A variety of other image transmission applications soon followed.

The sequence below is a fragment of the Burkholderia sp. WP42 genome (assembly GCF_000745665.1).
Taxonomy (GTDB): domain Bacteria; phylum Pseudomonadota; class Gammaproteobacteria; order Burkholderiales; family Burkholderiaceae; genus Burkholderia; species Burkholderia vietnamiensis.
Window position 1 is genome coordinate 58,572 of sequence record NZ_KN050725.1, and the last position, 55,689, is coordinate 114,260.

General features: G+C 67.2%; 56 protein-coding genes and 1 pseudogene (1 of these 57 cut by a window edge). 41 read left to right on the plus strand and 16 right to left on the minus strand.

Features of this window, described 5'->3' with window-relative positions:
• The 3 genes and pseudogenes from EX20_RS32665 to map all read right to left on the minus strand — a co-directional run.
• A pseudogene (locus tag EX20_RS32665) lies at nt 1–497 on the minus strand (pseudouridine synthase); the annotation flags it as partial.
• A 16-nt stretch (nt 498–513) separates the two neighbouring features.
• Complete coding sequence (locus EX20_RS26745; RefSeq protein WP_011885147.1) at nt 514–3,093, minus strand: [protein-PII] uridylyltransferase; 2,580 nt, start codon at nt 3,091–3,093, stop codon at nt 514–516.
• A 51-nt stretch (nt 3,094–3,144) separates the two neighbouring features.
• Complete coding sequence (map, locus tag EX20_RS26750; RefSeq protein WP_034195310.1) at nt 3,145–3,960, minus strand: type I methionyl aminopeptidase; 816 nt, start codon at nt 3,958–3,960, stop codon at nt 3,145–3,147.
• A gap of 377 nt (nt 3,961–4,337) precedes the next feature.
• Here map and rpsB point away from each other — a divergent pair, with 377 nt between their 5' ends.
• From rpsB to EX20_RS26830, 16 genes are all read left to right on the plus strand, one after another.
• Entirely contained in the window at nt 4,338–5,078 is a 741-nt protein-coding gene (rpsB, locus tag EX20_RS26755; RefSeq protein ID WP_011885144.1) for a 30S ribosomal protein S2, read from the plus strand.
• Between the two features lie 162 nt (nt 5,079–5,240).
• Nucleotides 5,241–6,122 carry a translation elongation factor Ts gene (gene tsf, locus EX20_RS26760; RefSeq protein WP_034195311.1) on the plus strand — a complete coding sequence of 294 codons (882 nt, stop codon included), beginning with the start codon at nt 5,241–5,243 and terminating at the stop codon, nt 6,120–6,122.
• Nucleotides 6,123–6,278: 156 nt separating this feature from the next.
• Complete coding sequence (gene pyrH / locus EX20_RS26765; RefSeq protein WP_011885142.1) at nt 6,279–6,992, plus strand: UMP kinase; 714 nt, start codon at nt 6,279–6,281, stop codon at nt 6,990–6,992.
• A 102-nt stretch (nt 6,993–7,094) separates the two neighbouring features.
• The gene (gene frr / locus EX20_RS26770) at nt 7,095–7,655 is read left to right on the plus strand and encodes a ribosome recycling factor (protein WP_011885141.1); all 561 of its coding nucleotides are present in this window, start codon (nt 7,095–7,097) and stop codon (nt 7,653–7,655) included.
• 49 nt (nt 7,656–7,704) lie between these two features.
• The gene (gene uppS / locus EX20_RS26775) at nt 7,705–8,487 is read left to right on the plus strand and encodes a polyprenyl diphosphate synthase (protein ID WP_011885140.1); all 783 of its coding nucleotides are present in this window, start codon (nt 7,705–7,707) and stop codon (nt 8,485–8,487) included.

In 1880 Alexander Graham Bell and Sumner Tainter invented the ‘Photophone’ at the Volta Laboratory in Washington, D.C., to transmit voice signals over an optical beam. It was an advanced form of telecommunications, but subject to atmospheric interferences and impractical until the secure transport of light that would be offered by fiber-optical systems. In the late 19th and early 20th centuries, light was guided through bent glass rods to illuminate body cavities.Jun-ichi Nishizawa, a Japanese scientist at Tohoku University, also proposed the use of optical fibers for communications in 1963, as stated in his book published in 2004 in India. Nishizawa invented other technologies that contributed to the development of optical fiber communications, such as the graded-index optical fiber as a channel for transmitting light from semiconductor lasers. The first working fiber-optical data transmission system was demonstrated by German physicist Manfred Börner at Telefunken Research Labs in Ulm in 1965, which was followed by the first patent application for this technology in 1966.Charles K. Kao and George A. Hockham of the British company Standard Telephones and Cables (STC) were the first to promote the idea that the attenuation in optical fibers could be reduced below 20 decibels per kilometer (dB/km), making fibers a practical communication medium. They proposed that the attenuation in fibers available at the time was caused by impurities that could be removed, rather than by fundamental physical effects such as scattering. They correctly and systematically theorized the light-loss properties for optical fiber, and pointed out the right material to use for such fibers — silica glass with high purity. This discovery earned Kao the Nobel Prize in Physics in 2009.